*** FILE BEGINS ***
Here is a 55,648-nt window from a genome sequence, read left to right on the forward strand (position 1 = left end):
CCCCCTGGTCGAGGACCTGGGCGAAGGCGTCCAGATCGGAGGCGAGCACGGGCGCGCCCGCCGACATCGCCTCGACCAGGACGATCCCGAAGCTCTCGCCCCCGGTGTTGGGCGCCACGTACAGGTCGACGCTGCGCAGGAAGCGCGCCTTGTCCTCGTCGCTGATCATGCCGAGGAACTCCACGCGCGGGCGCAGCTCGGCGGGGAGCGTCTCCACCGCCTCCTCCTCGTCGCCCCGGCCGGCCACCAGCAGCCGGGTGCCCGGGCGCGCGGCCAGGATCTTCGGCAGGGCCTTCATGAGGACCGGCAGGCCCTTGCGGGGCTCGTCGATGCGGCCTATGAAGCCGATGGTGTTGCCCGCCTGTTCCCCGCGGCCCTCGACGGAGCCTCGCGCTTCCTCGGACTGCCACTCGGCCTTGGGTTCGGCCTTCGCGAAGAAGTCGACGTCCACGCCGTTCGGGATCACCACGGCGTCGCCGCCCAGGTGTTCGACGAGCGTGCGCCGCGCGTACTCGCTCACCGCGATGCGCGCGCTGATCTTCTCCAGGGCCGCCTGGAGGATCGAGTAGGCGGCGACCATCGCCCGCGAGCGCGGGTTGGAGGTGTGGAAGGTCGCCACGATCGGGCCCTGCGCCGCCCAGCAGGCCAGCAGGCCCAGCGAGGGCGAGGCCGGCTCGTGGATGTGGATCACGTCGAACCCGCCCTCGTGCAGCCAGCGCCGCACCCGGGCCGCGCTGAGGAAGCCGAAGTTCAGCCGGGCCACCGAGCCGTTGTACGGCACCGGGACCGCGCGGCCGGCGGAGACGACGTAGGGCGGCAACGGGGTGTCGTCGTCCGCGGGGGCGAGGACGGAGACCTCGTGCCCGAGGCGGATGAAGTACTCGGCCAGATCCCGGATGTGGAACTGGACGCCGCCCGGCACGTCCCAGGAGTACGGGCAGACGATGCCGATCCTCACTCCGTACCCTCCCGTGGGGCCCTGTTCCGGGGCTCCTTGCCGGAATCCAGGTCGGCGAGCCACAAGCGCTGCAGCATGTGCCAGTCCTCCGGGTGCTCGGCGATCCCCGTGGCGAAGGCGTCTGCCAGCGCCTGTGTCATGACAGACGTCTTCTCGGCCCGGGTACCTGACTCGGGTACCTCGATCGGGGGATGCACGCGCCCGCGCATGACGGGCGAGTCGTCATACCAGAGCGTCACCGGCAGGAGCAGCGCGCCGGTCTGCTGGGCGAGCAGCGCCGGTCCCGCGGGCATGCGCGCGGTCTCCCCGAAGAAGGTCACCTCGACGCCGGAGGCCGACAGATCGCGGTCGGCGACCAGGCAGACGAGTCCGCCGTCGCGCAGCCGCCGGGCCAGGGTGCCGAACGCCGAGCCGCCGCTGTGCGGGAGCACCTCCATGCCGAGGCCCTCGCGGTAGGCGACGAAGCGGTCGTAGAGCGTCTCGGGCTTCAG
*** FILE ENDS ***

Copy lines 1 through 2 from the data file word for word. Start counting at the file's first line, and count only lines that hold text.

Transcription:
Here is a 55,648-nt window from a genome sequence, read left to right on the forward strand (position 1 = left end):
CCCCCTGGTCGAGGACCTGGGCGAAGGCGTCCAGATCGGAGGCGAGCACGGGCGCGCCCGCCGACATCGCCTCGACCAGGACGATCCCGAAGCTCTCGCCCCCGGTGTTGGGCGCCACGTACAGGTCGACGCTGCGCAGGAAGCGCGCCTTGTCCTCGTCGCTGATCATGCCGAGGAACTCCACGCGCGGGCGCAGCTCGGCGGGGAGCGTCTCCACCGCCTCCTCCTCGTCGCCCCGGCCGGCCACCAGCAGCCGGGTGCCCGGGCGCGCGGCCAGGATCTTCGGCAGGGCCTTCATGAGGACCGGCAGGCCCTTGCGGGGCTCGTCGATGCGGCCTATGAAGCCGATGGTGTTGCCCGCCTGTTCCCCGCGGCCCTCGACGGAGCCTCGCGCTTCCTCGGACTGCCACTCGGCCTTGGGTTCGGCCTTCGCGAAGAAGTCGACGTCCACGCCGTTCGGGATCACCACGGCGTCGCCGCCCAGGTGTTCGACGAGCGTGCGCCGCGCGTACTCGCTCACCGCGATGCGCGCGCTGATCTTCTCCAGGGCCGCCTGGAGGATCGAGTAGGCGGCGACCATCGCCCGCGAGCGCGGGTTGGAGGTGTGGAAGGTCGCCACGATCGGGCCCTGCGCCGCCCAGCAGGCCAGCAGGCCCAGCGAGGGCGAGGCCGGCTCGTGGATGTGGATCACGTCGAACCCGCCCTCGTGCAGCCAGCGCCGCACCCGGGCCGCGCTGAGGAAGCCGAAGTTCAGCCGGGCCACCGAGCCGTTGTACGGCACCGGGACCGCGCGGCCGGCGGAGACGACGTAGGGCGGCAACGGGGTGTCGTCGTCCGCGGGGGCGAGGACGGAGACCTCGTGCCCGAGGCGGATGAAGTACTCGGCCAGATCCCGGATGTGGAACTGGACGCCGCCCGGCACGTCCCAGGAGTACGGGCAGACGATGCCGATCCTCACTCCGTACCCTCCCGTGGGGCCCTGTTCCGGGGCTCCTTGCCGGAATCCAGGTCGGCGAGCCACAAGCGCTGCAGCATGTGCCAGTCCTCCGGGTGCTCGGCGATCCCCGTGGCGAAGGCGTCTGCCAGCGCCTGTGTCATGACAGACGTCTTCTCGGCCCGGGTACCTGACTCGGGTACCTCGATCGGGGGATGCACGCGCCCGCGCATGACGGGCGAGTCGTCATACCAGAGCGTCACCGGCAGGAGCAGCGCGCCGGTCTGCTGGGCGAGCAGCGCCGGTCCCGCGGGCATGCGCGCGGTCTCCCCGAAGAAGGTCACCTCGACGCCGGAGGCCGACAGATCGCGGTCGGCGACCAGGCAGACGAGTCCGCCGTCGCGCAGCCGCCGGGCCAGGGTGCCGAACGCCGAGCCGCCGCTGTGCGGGAGCACCTCCATGCCGAGGCCCTCGCGGTAGGCGACGAAGCGGTCGTAGAGCGTCTCGGGCTTCAG